He saw the disciples straining at the oars, because the wind was against them. Shortly before dawn he went out to them, walking on the lake. He was about to pass by them, but when they saw him walking on the lake, they thought he was a ghost. They cried out, because they all saw him and were terrified. Immediately he spoke to them and said, “Take courage! It is I. Don’t be afraid.” Then he climbed into the boat with them, and the wind died down. Mark 6:48-51
One of the most significant things about this recorded event, for me, is that Jesus wasn’t walking on the water TO the boat his disciples were in. It says that when they saw Jesus “He was about to pass them by.”
I don’t know about you but I always assumed that Jesus was headed for the boat the whole time. I always read into it that he meant to catch up to them and walking on the water was just the fastest way to do it. But God isn’t being practical by walking on the water. This is pragmatism. He’s showing them something—showing them himself.
This is so like God! He never forces us to participate in what He is doing. He never forces us to accept him or interact with him in any way. Instead he simply reveals his greatness in near proximity to us and allows us the opportunity to engage with him, to experience him.
If the disciples in their fear had simply looked the other way; if they had ignored the walking on water out of fear of the implications, I fully believe Jesus would have simply finished walking to the other side and met them there when they arrived.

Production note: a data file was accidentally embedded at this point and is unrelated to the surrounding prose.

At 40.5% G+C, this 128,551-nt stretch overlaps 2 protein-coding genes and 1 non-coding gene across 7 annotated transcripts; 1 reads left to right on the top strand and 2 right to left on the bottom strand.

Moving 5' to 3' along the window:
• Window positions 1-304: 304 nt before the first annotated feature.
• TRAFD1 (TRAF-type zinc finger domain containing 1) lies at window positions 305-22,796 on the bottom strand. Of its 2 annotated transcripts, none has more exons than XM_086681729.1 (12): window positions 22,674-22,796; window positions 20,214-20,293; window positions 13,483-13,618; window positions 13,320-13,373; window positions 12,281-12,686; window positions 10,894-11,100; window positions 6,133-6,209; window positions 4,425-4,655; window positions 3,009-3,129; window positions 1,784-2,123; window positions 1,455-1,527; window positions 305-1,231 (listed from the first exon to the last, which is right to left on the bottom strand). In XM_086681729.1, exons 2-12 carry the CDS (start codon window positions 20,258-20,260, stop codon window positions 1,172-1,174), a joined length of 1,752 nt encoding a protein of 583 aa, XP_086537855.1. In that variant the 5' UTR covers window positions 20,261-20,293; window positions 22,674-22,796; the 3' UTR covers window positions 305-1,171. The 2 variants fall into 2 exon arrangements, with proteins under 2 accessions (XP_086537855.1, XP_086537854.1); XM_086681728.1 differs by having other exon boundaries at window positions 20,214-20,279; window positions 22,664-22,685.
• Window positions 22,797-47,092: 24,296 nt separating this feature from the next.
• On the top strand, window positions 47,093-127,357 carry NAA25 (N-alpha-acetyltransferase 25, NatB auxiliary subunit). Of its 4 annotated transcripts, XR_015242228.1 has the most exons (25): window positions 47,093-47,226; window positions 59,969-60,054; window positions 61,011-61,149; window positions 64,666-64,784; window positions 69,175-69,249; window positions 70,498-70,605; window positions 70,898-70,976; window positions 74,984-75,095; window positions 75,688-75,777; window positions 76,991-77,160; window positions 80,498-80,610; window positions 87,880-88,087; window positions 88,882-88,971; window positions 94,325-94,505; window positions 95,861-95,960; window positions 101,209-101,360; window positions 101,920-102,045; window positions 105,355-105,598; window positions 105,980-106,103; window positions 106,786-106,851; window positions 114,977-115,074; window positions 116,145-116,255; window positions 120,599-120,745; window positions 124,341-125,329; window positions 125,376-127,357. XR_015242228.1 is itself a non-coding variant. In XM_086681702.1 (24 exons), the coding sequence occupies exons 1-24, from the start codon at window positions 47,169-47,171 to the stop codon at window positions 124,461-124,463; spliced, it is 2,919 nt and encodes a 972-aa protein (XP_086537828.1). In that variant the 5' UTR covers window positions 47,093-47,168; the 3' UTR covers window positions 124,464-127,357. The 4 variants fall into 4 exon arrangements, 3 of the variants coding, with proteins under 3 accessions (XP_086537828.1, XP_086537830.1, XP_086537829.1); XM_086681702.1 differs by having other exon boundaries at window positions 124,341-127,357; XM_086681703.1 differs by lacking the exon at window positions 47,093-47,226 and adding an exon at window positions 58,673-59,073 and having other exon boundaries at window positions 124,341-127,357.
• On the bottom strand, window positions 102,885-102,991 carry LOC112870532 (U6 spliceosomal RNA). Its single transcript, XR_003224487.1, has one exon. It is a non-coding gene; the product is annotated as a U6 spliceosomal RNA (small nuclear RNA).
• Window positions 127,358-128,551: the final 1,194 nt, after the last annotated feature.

It is not unlike when Moses saw God in the burning bush. God was there doing something extraordinary and Moses, because of his curiosity, encountered God.
There the angel of the Lord appeared to him in flames of fire from within a bush. Moses saw that though the bush was on fire it did not burn up. So Moses thought, “I will go over and see this strange sight—why the bush does not burn up.” Exodus 3:2-3
God made us curious. He made us want to know how things work—why a bush doesn’t burn, how a guy comes to be walking on the water. And so he uses that curiosity to draw us toward him.
In Moses’ case, as in the case of the disciples in the boat, God is doing something extraordinary, something beyond the norm. And in both cases he is showing himself to those around him; offering them a chance at something great and magnificent—himself.
It causes me to stop and wonder how often I see God doing something near me and out of fear or busy-ness, or my own agenda, I just don’t take time to engage God in what he is doing. How often do I miss out and he passes on by?